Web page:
A bank adviser sees a client and recommends the in-house super product which allows the deduction of a 0.5% ongoing advice fee and a 0.5% dealer facilitation fee. Based on typical salary and super balances, this could reduce the client’s retirement balance by around $97,000 over their working life2


Using ASIC Moneysmart superannuation calculator. (Inputs: AWOTE, 1.0%, 40 year time span, starting balance $10k)

Changes made solely by regulation

New carveout ISA Analysis Examples of kickbacks that could be paid

Allowing banks to pay commission-based bonuses to their financial advisers via ‘balanced scorecards’ to incentivise product sales

This carve out will:

 Allow banks to incentivise their advisers and other staff based on sales volume, according to a ‘balanced scorecard’. Sales targets need to be achieved to earn any bonus and bonuses of up to 10% will be permitted. Currently, bonuses can only be paid if they do not influence advice provided

 Permit bonuses to be paid on top of other exempted conflicted remuneration. Banks could pay performance bonuses to all staff including financial advisers providing personal advice on complex products including MySuper


A bank adviser has a ‘balanced scorecard’ which sets certain targets required to be met to earn a 10% bonus. The adviser must sell a minimum number of products in defined categories, reach minimum revenue targets, meet ‘new business’ targets (ie. can’t just service existing clients), meet minimum compliance and customer

satisfaction measures. However, no bonus can be earned unless each target is achieved – sales targets must be achieved to earn any bonus.


Commissions by another name 5

Changes made solely by regulation (continued)

New carveout ISA Analysis Examples of kickbacks that could be paid

Extending grandfathering so commissions can be traded

This carve out will:

 Enable advisers to continue to receive grandfathered commissions (commissions that are allowed to continue indefinitely as they were entered into pre-FoFA) without client approval when they move between licensees

 Result in many clients paying for grandfathered commissions despite receiving no advice or having no ongoing contact with their adviser  Reduce individual and aggregate retirement savings as many of

these grandfathered commissions are paid from super products


An adviser works for XYZ, a financial institution which produces a range of investment, super and insurance products. They have a trail book of C & D clients that generates a stream of income for the adviser, but the clients are largely passive. The adviser wants to change licensees, and this exemption will allow them to take the book with them. Alternatively, if the adviser wants to sell the book to another adviser, this exemption will facilitate the sale of the book to XYZ or to another adviser. Alternatively, if the adviser leaves the industry, XYZ inherits the ‘orphaned’ commissions which it can retain or on-sell to other advisers who buy the income stream it generates.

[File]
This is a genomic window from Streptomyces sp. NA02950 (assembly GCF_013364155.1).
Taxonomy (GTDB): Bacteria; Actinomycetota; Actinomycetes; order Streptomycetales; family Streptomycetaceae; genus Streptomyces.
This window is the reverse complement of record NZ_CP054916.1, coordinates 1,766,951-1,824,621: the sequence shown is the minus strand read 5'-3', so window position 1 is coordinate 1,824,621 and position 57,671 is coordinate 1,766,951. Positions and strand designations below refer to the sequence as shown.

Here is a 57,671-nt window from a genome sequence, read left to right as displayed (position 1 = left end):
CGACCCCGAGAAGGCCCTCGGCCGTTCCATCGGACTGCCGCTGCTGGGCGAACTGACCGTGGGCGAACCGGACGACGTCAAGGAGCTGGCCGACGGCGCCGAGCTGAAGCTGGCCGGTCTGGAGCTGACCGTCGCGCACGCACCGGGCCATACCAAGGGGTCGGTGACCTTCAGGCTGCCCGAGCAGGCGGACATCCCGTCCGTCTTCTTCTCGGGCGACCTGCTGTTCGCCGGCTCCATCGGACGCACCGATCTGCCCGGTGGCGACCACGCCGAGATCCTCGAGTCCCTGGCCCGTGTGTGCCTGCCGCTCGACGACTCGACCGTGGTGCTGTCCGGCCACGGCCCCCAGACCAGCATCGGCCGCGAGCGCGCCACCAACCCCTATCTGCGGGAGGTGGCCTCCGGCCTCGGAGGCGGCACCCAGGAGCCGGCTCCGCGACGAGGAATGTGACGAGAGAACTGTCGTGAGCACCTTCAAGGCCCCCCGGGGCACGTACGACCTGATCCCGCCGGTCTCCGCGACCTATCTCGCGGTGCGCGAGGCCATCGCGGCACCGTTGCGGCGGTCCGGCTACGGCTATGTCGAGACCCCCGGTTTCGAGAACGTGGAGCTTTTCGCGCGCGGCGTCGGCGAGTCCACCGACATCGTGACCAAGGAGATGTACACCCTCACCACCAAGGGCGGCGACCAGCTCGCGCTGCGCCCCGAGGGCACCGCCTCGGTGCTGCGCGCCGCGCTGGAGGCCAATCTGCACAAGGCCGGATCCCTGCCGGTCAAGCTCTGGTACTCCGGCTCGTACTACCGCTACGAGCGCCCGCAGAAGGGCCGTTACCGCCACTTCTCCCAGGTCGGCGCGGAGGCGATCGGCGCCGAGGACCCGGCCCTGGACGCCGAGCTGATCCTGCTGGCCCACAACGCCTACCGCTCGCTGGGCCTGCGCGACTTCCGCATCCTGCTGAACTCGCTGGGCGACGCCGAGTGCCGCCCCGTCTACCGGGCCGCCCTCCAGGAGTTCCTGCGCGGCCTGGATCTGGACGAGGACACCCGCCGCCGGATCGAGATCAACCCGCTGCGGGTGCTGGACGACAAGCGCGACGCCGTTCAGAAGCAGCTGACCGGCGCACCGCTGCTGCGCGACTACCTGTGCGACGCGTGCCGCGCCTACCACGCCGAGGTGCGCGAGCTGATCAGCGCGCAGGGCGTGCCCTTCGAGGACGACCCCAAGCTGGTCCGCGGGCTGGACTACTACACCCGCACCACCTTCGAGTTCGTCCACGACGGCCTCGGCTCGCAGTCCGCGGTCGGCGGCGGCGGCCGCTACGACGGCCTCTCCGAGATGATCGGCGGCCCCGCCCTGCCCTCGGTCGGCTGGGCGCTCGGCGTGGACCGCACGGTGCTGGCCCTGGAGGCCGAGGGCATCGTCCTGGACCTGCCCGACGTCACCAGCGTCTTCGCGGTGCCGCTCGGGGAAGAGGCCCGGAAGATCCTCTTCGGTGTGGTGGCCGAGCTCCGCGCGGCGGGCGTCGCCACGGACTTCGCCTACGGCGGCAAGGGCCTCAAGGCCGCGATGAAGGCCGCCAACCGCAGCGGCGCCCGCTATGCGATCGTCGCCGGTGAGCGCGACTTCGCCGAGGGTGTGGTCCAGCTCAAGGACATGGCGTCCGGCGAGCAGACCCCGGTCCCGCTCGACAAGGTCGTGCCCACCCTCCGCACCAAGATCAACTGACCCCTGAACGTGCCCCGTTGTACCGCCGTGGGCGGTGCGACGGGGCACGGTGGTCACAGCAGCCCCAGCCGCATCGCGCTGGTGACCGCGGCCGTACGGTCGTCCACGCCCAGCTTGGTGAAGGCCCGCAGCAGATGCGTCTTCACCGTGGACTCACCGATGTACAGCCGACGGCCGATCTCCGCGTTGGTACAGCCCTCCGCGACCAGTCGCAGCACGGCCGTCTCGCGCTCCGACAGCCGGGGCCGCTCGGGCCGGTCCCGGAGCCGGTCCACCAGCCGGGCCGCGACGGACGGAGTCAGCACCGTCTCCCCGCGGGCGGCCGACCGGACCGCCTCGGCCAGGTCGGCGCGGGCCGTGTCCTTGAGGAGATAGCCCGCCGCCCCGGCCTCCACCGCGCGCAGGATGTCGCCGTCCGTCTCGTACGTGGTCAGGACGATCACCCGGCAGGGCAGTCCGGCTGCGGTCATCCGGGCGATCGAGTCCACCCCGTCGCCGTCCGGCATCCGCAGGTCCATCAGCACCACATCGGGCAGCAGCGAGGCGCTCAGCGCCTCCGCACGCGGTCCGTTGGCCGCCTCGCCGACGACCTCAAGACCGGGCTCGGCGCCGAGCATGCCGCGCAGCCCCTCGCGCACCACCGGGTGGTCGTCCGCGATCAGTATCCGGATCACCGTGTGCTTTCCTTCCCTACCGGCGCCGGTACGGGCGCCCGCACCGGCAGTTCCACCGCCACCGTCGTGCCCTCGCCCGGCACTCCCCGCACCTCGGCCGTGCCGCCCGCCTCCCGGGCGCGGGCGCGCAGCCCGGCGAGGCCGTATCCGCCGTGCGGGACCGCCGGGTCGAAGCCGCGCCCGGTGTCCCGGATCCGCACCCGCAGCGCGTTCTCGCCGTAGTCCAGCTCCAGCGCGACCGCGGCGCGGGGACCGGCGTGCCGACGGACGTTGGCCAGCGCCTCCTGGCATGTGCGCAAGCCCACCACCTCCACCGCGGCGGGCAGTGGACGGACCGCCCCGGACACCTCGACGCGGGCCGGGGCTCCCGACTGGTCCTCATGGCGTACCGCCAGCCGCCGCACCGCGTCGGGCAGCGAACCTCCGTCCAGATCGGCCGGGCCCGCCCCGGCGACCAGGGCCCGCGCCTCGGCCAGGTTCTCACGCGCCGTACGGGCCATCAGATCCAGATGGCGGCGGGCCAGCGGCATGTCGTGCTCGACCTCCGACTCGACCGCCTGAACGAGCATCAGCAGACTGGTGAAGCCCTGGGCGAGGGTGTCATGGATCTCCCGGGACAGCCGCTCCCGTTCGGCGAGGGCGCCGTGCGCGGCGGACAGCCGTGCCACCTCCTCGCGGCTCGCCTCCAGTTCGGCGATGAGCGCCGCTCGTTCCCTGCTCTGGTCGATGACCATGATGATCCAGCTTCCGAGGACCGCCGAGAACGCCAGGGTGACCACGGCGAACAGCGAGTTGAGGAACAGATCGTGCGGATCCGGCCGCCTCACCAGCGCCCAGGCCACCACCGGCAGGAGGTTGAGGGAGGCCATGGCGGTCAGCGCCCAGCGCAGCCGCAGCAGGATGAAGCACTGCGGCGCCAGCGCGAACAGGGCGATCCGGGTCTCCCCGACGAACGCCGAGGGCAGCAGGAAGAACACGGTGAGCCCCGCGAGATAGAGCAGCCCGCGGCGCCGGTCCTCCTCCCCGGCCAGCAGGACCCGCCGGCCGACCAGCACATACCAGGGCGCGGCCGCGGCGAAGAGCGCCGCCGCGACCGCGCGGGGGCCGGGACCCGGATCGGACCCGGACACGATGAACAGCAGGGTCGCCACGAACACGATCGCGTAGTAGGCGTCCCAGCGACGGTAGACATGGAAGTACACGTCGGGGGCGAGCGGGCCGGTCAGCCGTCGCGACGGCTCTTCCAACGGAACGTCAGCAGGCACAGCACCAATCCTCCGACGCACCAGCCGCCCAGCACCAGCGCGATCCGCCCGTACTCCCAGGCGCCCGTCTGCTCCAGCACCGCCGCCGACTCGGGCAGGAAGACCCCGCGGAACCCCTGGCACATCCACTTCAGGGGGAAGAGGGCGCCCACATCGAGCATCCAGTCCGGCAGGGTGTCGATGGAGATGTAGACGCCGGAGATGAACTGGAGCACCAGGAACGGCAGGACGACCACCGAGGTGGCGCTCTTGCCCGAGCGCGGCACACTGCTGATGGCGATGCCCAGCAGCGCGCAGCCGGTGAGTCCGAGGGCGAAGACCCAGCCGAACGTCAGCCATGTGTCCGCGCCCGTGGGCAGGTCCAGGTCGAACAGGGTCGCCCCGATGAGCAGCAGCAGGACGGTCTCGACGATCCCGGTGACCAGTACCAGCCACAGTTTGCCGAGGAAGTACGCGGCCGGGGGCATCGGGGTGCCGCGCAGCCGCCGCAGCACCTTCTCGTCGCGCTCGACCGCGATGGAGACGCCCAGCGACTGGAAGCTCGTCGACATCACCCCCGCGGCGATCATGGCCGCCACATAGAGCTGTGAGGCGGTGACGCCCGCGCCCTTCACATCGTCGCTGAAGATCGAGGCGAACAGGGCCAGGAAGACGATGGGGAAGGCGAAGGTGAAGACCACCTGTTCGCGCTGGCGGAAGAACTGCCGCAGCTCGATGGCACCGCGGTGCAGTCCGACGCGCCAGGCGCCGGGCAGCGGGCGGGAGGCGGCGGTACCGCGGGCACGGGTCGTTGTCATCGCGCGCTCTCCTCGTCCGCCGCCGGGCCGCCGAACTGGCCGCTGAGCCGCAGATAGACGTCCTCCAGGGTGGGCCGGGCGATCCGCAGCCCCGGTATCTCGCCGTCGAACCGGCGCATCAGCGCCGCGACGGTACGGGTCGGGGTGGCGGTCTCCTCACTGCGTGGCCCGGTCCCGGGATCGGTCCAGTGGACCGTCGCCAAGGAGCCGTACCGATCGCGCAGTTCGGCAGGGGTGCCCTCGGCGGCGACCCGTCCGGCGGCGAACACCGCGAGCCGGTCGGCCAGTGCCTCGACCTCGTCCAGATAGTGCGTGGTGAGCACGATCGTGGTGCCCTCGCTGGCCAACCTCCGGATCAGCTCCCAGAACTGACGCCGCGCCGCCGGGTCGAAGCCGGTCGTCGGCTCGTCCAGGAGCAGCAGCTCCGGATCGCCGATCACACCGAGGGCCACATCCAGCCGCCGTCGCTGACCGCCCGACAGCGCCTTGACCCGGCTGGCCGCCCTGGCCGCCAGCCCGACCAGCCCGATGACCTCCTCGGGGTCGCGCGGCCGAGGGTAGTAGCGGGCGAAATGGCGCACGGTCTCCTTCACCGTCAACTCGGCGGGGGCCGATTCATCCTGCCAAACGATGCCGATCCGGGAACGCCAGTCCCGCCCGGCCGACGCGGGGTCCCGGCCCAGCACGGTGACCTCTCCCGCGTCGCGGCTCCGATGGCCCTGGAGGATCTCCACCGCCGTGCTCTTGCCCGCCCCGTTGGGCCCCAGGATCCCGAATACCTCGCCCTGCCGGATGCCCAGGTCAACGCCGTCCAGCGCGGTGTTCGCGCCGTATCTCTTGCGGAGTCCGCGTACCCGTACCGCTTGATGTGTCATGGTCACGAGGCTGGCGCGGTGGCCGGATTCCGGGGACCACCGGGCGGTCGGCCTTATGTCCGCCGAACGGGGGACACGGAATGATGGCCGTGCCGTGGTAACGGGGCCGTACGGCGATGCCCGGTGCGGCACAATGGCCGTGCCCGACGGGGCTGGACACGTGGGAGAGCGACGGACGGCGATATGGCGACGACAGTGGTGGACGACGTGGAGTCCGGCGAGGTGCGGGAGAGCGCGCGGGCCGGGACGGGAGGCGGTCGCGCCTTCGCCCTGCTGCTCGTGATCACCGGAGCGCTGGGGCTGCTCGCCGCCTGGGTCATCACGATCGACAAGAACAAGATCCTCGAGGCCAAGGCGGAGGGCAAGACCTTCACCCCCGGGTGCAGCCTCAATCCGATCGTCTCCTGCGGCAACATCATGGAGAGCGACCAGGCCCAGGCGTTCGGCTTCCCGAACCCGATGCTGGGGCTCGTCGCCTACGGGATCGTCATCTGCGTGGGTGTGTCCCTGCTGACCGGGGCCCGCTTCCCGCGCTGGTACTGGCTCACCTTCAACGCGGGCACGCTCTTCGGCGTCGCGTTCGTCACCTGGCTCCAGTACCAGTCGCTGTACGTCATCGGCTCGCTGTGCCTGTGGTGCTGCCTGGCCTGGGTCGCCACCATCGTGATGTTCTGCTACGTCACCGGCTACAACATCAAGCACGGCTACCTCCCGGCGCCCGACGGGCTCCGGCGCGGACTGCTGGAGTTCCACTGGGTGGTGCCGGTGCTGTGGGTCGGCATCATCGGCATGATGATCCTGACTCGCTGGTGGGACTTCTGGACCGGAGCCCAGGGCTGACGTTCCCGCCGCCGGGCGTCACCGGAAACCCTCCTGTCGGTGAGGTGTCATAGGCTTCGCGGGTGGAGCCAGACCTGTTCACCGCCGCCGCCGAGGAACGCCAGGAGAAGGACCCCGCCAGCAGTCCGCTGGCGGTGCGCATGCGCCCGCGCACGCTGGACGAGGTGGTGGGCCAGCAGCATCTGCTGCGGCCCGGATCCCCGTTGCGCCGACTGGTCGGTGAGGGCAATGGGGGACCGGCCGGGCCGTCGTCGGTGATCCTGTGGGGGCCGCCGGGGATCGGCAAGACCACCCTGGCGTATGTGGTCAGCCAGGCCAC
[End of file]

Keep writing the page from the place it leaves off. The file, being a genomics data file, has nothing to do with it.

Permitting commissions where the client takes up a new pension product

This carve out will:

 Enable grandfathered commissions on a super accumulation product to automatically apply, without client approval, where a client retires and is advised to take up a pension product with the same provider  Incentivise advisers to only recommend a pension product from the

same provider even if other products are likely to be better value  The trail commissions will apply when client assets are greatest and

therefore commission revenue maximised


A client seeks retirement advice from their adviser. The client’s super has remained in an ABC retail superannuation product which pays a 0.5% commission to the adviser, as well as a volume rebate based on aggregate client FUM to the adviser’s licensee. Under this

grandfathering, the client can be placed in ABC’s pension product and the commission will be grandfathered. The adviser has obtained the client’s “agreement” at the outset that they will only consider ABC’s pension products. The trail commission alone is worth $1,750 a year for a client with $350,000 of super placed into a pension product.

Allowing commission-based bonuses to be paid on ‘permissible revenue’

This carve out will:

 Allow conflicted remuneration payments to advisers that would otherwise breach the conflicted remuneration prohibition – i.e. commissions earned for ‘execution’ services could be passed to other advisers

 Allow Grandfathered revenue received by a dealer group (for instance volume rebates) to be passed to new advisers


A planning business has an execution arm which implements advice and is able to generate commission and volume rebate income. As these benefits are received by a representative who has not provided the personal advice to clients, they are exempt as conflicted

remuneration. The revenue is paid into a pool which funds a bonus scheme for advisers.


Changes made through amendment to the Corporations Act

New carveout

ISA Analysis

Examples of kickbacks that could be paid

Allowing banks to pay wholesale commissions to advisers based on sales volume (volume rebates)

This carve out will:

 Re-allow these wholesale commissions to be passed on to advisers. Volume rebates are a significant and opaque wholesale commission worth billions of dollars per year to advisers and advice businesses


XYZ dealer group recommends products via an arrangement with a platform operated by QWERTY Wealth. QWERTY has ‘white-labelled’ the platform which is promoted as XYZ Platform. Based on the amount of FUM placed in QWERTY’s platform, XYZ becomes entitled to a ‘scale efficiency’ rebate on fund management fees based on reaching certain FUM targets. QWERTY ask XYZ to provide assurances that the payment of the rebate does not influence the advice provided. The rebate forms part of XYZ’s profitability which flows through to dividends for the shareholders, who are advisers in XYZ’s advice business.